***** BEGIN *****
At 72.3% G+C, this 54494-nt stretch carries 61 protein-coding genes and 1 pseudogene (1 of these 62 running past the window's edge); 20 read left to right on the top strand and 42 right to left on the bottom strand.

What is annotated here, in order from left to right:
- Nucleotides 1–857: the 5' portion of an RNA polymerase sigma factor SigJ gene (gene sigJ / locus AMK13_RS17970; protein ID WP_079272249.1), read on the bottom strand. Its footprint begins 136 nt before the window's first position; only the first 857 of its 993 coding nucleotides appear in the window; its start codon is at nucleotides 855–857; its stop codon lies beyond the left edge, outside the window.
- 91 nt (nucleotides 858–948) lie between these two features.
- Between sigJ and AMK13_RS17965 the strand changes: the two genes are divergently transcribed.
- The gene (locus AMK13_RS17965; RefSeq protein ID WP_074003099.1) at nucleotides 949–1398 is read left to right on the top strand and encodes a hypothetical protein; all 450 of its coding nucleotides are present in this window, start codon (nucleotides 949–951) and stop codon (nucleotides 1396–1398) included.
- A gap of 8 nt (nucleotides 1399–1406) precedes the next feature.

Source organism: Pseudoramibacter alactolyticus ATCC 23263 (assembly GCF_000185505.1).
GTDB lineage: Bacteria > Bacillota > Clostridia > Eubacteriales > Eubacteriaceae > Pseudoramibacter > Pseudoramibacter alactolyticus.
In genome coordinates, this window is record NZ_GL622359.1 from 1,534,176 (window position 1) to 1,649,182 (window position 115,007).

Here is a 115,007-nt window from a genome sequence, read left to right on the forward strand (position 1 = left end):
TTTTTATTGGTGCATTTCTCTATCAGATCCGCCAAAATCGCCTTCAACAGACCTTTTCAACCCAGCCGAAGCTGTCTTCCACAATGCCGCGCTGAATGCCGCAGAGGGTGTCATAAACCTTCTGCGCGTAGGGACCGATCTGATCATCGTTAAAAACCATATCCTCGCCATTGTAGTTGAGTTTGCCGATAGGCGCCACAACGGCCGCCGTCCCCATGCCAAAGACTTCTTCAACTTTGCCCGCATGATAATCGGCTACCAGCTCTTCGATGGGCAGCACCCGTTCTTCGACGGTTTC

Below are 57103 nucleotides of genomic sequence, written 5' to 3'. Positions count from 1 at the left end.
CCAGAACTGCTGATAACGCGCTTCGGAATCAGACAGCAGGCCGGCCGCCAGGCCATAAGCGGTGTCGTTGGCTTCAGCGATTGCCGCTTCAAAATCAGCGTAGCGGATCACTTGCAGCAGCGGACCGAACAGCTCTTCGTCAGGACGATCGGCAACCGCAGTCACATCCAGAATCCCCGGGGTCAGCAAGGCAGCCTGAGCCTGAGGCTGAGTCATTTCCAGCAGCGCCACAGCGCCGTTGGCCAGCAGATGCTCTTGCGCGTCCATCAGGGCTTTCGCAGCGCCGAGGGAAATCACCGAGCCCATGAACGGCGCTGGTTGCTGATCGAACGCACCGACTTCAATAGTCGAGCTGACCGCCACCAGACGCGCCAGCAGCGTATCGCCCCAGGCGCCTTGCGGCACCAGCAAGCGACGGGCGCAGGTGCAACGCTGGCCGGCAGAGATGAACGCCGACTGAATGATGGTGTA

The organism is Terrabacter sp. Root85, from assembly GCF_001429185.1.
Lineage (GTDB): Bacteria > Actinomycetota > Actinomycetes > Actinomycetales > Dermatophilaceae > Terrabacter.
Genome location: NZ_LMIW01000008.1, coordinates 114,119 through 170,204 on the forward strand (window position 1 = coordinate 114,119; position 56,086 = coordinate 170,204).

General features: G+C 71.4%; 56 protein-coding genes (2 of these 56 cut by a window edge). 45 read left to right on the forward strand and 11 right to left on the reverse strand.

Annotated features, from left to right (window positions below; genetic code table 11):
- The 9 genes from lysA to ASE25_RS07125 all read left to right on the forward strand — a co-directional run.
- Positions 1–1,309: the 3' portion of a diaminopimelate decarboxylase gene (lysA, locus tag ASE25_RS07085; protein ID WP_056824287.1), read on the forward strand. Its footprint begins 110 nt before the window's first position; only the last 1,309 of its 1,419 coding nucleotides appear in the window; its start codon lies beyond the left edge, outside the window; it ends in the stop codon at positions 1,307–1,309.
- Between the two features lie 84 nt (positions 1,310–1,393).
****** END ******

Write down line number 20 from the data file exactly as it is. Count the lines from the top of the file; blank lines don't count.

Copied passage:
- The 9 genes from lysA to ASE25_RS07125 all read left to right on the forward strand — a co-directional run.